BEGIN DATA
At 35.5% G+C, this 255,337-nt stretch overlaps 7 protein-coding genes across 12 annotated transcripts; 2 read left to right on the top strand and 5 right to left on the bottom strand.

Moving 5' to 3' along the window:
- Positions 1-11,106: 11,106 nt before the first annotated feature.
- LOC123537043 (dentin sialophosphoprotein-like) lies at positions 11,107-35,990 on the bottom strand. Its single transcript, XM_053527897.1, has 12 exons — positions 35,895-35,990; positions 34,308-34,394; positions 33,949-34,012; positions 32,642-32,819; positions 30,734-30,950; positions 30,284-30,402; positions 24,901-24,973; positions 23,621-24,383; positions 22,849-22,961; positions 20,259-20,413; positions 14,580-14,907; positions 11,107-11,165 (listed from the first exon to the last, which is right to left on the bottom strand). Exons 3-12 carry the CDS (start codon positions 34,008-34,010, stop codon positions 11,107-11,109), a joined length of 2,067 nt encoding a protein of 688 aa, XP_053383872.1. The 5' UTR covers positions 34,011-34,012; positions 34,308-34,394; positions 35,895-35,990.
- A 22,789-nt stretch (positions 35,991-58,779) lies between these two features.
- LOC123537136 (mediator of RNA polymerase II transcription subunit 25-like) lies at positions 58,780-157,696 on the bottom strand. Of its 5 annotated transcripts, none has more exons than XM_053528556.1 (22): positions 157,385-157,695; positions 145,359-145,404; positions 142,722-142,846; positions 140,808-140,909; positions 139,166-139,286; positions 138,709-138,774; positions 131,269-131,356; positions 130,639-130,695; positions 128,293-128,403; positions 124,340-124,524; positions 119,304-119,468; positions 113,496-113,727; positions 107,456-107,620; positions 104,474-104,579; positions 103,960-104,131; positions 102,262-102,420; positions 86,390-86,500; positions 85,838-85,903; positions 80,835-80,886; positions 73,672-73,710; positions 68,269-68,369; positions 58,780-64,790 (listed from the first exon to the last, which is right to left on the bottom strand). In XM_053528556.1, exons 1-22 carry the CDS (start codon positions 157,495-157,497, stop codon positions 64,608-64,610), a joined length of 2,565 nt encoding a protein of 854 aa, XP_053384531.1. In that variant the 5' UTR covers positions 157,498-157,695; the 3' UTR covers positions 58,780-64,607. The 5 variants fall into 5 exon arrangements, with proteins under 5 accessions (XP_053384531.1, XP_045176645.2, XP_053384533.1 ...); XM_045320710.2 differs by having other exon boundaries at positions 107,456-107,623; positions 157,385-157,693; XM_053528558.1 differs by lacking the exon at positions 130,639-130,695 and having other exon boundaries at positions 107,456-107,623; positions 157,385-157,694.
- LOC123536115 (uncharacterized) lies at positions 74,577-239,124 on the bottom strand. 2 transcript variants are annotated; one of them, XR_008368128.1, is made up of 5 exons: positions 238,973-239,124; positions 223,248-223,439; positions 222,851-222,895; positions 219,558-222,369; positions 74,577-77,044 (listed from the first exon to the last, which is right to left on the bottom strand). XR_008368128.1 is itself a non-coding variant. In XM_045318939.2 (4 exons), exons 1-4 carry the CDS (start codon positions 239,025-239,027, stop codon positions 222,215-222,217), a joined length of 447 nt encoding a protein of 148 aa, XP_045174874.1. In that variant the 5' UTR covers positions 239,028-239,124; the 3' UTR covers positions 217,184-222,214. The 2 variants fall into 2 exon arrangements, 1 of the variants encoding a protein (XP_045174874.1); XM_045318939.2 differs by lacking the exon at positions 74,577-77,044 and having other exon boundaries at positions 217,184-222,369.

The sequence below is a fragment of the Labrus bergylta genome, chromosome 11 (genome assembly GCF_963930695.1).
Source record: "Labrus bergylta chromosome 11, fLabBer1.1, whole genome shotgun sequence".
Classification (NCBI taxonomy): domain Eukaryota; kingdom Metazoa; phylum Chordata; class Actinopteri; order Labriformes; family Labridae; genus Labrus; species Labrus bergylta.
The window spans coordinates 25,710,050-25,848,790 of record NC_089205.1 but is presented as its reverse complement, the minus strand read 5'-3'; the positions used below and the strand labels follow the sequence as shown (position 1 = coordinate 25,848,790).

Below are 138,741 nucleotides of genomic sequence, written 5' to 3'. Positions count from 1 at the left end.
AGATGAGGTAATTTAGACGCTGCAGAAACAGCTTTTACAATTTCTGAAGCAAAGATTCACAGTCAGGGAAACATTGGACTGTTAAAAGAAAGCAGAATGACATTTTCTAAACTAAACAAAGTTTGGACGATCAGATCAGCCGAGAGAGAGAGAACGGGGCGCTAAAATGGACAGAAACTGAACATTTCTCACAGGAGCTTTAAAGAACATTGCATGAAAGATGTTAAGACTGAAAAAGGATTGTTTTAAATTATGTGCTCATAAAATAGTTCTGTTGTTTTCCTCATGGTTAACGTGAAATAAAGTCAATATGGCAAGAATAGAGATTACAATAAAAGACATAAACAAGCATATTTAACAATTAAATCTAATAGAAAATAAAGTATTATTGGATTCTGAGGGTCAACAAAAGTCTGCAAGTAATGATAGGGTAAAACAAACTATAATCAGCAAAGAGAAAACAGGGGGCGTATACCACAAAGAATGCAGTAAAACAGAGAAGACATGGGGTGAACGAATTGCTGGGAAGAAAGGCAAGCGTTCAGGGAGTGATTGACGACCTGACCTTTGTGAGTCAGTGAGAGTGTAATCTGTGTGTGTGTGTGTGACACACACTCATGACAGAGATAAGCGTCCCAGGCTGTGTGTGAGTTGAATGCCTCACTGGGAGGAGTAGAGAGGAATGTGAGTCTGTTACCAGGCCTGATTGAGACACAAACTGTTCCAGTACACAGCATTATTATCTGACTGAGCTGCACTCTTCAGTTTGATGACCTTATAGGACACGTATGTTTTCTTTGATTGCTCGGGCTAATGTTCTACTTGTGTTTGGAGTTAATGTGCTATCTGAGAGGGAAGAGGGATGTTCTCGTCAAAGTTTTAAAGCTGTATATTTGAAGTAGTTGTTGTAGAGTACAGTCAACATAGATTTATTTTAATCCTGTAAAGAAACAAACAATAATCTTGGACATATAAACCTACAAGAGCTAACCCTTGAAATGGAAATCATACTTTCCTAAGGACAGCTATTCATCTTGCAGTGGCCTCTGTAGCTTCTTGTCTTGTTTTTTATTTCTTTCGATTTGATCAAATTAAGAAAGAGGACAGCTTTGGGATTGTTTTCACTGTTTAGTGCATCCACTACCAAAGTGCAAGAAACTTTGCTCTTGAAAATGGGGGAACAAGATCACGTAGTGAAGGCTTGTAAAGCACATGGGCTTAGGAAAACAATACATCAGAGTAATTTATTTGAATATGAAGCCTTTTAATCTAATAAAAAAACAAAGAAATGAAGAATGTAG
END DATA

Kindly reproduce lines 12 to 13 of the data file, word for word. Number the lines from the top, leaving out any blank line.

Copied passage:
Below are 138,741 nucleotides of genomic sequence, written 5' to 3'. Positions count from 1 at the left end.
AGATGAGGTAATTTAGACGCTGCAGAAACAGCTTTTACAATTTCTGAAGCAAAGATTCACAGTCAGGGAAACATTGGACTGTTAAAAGAAAGCAGAATGACATTTTCTAAACTAAACAAAGTTTGGACGATCAGATCAGCCGAGAGAGAGAGAACGGGGCGCTAAAATGGACAGAAACTGAACATTTCTCACAGGAGCTTTAAAGAACATTGCATGAAAGATGTTAAGACTGAAAAAGGATTGTTTTAAATTATGTGCTCATAAAATAGTTCTGTTGTTTTCCTCATGGTTAACGTGAAATAAAGTCAATATGGCAAGAATAGAGATTACAATAAAAGACATAAACAAGCATATTTAACAATTAAATCTAATAGAAAATAAAGTATTATTGGATTCTGAGGGTCAACAAAAGTCTGCAAGTAATGATAGGGTAAAACAAACTATAATCAGCAAAGAGAAAACAGGGGGCGTATACCACAAAGAATGCAGTAAAACAGAGAAGACATGGGGTGAACGAATTGCTGGGAAGAAAGGCAAGCGTTCAGGGAGTGATTGACGACCTGACCTTTGTGAGTCAGTGAGAGTGTAATCTGTGTGTGTGTGTGTGACACACACTCATGACAGAGATAAGCGTCCCAGGCTGTGTGTGAGTTGAATGCCTCACTGGGAGGAGTAGAGAGGAATGTGAGTCTGTTACCAGGCCTGATTGAGACACAAACTGTTCCAGTACACAGCATTATTATCTGACTGAGCTGCACTCTTCAGTTTGATGACCTTATAGGACACGTATGTTTTCTTTGATTGCTCGGGCTAATGTTCTACTTGTGTTTGGAGTTAATGTGCTATCTGAGAGGGAAGAGGGATGTTCTCGTCAAAGTTTTAAAGCTGTATATTTGAAGTAGTTGTTGTAGAGTACAGTCAACATAGATTTATTTTAATCCTGTAAAGAAACAAACAATAATCTTGGACATATAAACCTACAAGAGCTAACCCTTGAAATGGAAATCATACTTTCCTAAGGACAGCTATTCATCTTGCAGTGGCCTCTGTAGCTTCTTGTCTTGTTTTTTATTTCTTTCGATTTGATCAAATTAAGAAAGAGGACAGCTTTGGGATTGTTTTCACTGTTTAGTGCATCCACTACCAAAGTGCAAGAAACTTTGCTCTTGAAAATGGGGGAACAAGATCACGTAGTGAAGGCTTGTAAAGCACATGGGCTTAGGAAAACAATACATCAGAGTAATTTATTTGAATATGAAGCCTTTTAATCTAATAAAAAAACAAAGAAATGAAGAATGTAG